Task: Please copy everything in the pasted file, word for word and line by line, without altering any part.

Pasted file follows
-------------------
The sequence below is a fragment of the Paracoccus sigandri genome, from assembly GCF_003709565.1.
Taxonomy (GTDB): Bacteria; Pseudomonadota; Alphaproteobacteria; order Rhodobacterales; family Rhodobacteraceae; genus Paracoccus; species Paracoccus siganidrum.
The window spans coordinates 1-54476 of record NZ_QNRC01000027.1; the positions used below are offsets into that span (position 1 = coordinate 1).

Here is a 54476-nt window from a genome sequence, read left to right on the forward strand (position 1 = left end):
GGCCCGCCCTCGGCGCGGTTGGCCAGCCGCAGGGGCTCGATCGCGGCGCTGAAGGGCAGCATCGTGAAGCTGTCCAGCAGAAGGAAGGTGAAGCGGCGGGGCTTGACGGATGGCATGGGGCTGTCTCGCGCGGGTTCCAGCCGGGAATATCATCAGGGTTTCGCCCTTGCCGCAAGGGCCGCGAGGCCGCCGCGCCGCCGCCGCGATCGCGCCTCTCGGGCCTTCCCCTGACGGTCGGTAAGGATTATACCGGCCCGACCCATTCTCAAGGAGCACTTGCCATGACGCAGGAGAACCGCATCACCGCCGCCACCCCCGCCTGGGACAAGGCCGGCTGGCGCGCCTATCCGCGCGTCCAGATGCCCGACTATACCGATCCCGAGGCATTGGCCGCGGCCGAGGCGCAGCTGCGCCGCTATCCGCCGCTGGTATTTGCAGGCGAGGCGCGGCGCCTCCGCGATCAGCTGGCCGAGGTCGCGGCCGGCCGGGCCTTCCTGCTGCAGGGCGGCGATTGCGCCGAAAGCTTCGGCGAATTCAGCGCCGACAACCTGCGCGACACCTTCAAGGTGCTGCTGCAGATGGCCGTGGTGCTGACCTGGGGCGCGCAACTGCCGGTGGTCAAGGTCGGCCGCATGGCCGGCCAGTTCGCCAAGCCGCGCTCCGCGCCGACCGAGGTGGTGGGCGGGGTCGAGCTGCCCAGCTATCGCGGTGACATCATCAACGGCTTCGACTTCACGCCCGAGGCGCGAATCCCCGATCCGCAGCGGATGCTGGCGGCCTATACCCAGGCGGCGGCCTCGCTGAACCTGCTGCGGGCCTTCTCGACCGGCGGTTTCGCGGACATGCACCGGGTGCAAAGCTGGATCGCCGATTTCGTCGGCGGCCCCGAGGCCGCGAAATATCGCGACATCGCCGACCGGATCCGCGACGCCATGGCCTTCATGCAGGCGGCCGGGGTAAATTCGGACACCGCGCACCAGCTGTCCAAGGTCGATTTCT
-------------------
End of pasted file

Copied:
The sequence below is a fragment of the Paracoccus sigandri genome, from assembly GCF_003709565.1.
Taxonomy (GTDB): Bacteria; Pseudomonadota; Alphaproteobacteria; order Rhodobacterales; family Rhodobacteraceae; genus Paracoccus; species Paracoccus siganidrum.
The window spans coordinates 1-54476 of record NZ_QNRC01000027.1; the positions used below are offsets into that span (position 1 = coordinate 1).

Here is a 54476-nt window from a genome sequence, read left to right on the forward strand (position 1 = left end):
GGCCCGCCCTCGGCGCGGTTGGCCAGCCGCAGGGGCTCGATCGCGGCGCTGAAGGGCAGCATCGTGAAGCTGTCCAGCAGAAGGAAGGTGAAGCGGCGGGGCTTGACGGATGGCATGGGGCTGTCTCGCGCGGGTTCCAGCCGGGAATATCATCAGGGTTTCGCCCTTGCCGCAAGGGCCGCGAGGCCGCCGCGCCGCCGCCGCGATCGCGCCTCTCGGGCCTTCCCCTGACGGTCGGTAAGGATTATACCGGCCCGACCCATTCTCAAGGAGCACTTGCCATGACGCAGGAGAACCGCATCACCGCCGCCACCCCCGCCTGGGACAAGGCCGGCTGGCGCGCCTATCCGCGCGTCCAGATGCCCGACTATACCGATCCCGAGGCATTGGCCGCGGCCGAGGCGCAGCTGCGCCGCTATCCGCCGCTGGTATTTGCAGGCGAGGCGCGGCGCCTCCGCGATCAGCTGGCCGAGGTCGCGGCCGGCCGGGCCTTCCTGCTGCAGGGCGGCGATTGCGCCGAAAGCTTCGGCGAATTCAGCGCCGACAACCTGCGCGACACCTTCAAGGTGCTGCTGCAGATGGCCGTGGTGCTGACCTGGGGCGCGCAACTGCCGGTGGTCAAGGTCGGCCGCATGGCCGGCCAGTTCGCCAAGCCGCGCTCCGCGCCGACCGAGGTGGTGGGCGGGGTCGAGCTGCCCAGCTATCGCGGTGACATCATCAACGGCTTCGACTTCACGCCCGAGGCGCGAATCCCCGATCCGCAGCGGATGCTGGCGGCCTATACCCAGGCGGCGGCCTCGCTGAACCTGCTGCGGGCCTTCTCGACCGGCGGTTTCGCGGACATGCACCGGGTGCAAAGCTGGATCGCCGATTTCGTCGGCGGCCCCGAGGCCGCGAAATATCGCGACATCGCCGACCGGATCCGCGACGCCATGGCCTTCATGCAGGCGGCCGGGGTAAATTCGGACACCGCGCACCAGCTGTCCAAGGTCGATTTCT